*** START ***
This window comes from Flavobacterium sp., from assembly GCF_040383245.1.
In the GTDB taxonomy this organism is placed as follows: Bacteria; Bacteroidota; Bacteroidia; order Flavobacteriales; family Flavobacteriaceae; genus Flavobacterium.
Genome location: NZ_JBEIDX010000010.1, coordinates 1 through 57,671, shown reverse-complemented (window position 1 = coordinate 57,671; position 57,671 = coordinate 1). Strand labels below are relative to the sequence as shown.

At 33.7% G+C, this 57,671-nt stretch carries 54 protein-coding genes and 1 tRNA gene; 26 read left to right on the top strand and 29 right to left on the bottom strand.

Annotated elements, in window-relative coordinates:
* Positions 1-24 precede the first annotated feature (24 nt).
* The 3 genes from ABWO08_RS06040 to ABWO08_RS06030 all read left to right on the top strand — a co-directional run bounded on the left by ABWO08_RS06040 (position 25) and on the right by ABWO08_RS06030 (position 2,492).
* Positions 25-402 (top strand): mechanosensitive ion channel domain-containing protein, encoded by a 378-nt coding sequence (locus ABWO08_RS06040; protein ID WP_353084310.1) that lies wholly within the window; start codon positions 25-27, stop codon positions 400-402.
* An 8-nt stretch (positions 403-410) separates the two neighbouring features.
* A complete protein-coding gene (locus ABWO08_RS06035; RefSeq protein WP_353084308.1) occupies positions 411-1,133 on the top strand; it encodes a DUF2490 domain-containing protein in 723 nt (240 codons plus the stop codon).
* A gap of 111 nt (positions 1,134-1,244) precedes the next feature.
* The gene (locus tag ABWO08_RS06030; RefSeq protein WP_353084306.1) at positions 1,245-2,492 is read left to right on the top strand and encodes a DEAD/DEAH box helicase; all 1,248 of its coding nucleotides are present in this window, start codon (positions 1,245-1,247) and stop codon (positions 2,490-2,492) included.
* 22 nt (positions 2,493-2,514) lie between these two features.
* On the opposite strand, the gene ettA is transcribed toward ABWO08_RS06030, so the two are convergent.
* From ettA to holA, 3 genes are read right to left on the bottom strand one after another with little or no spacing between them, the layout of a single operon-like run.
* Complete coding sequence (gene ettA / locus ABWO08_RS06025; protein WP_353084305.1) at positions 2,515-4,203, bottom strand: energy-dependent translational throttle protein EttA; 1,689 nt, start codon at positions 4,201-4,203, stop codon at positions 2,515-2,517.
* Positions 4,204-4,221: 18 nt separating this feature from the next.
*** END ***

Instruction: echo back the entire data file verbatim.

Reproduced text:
This window comes from Flavobacterium sp., from assembly GCF_040383245.1.
In the GTDB taxonomy this organism is placed as follows: Bacteria; Bacteroidota; Bacteroidia; order Flavobacteriales; family Flavobacteriaceae; genus Flavobacterium.
Genome location: NZ_JBEIDX010000010.1, coordinates 1 through 57,671, shown reverse-complemented (window position 1 = coordinate 57,671; position 57,671 = coordinate 1). Strand labels below are relative to the sequence as shown.

At 33.7% G+C, this 57,671-nt stretch carries 54 protein-coding genes and 1 tRNA gene; 26 read left to right on the top strand and 29 right to left on the bottom strand.

Annotated elements, in window-relative coordinates:
* Positions 1-24 precede the first annotated feature (24 nt).
* The 3 genes from ABWO08_RS06040 to ABWO08_RS06030 all read left to right on the top strand — a co-directional run bounded on the left by ABWO08_RS06040 (position 25) and on the right by ABWO08_RS06030 (position 2,492).
* Positions 25-402 (top strand): mechanosensitive ion channel domain-containing protein, encoded by a 378-nt coding sequence (locus ABWO08_RS06040; protein ID WP_353084310.1) that lies wholly within the window; start codon positions 25-27, stop codon positions 400-402.
* An 8-nt stretch (positions 403-410) separates the two neighbouring features.
* A complete protein-coding gene (locus ABWO08_RS06035; RefSeq protein WP_353084308.1) occupies positions 411-1,133 on the top strand; it encodes a DUF2490 domain-containing protein in 723 nt (240 codons plus the stop codon).
* A gap of 111 nt (positions 1,134-1,244) precedes the next feature.
* The gene (locus tag ABWO08_RS06030; RefSeq protein WP_353084306.1) at positions 1,245-2,492 is read left to right on the top strand and encodes a DEAD/DEAH box helicase; all 1,248 of its coding nucleotides are present in this window, start codon (positions 1,245-1,247) and stop codon (positions 2,490-2,492) included.
* 22 nt (positions 2,493-2,514) lie between these two features.
* On the opposite strand, the gene ettA is transcribed toward ABWO08_RS06030, so the two are convergent.
* From ettA to holA, 3 genes are read right to left on the bottom strand one after another with little or no spacing between them, the layout of a single operon-like run.
* Complete coding sequence (gene ettA / locus ABWO08_RS06025; protein WP_353084305.1) at positions 2,515-4,203, bottom strand: energy-dependent translational throttle protein EttA; 1,689 nt, start codon at positions 4,201-4,203, stop codon at positions 2,515-2,517.
* Positions 4,204-4,221: 18 nt separating this feature from the next.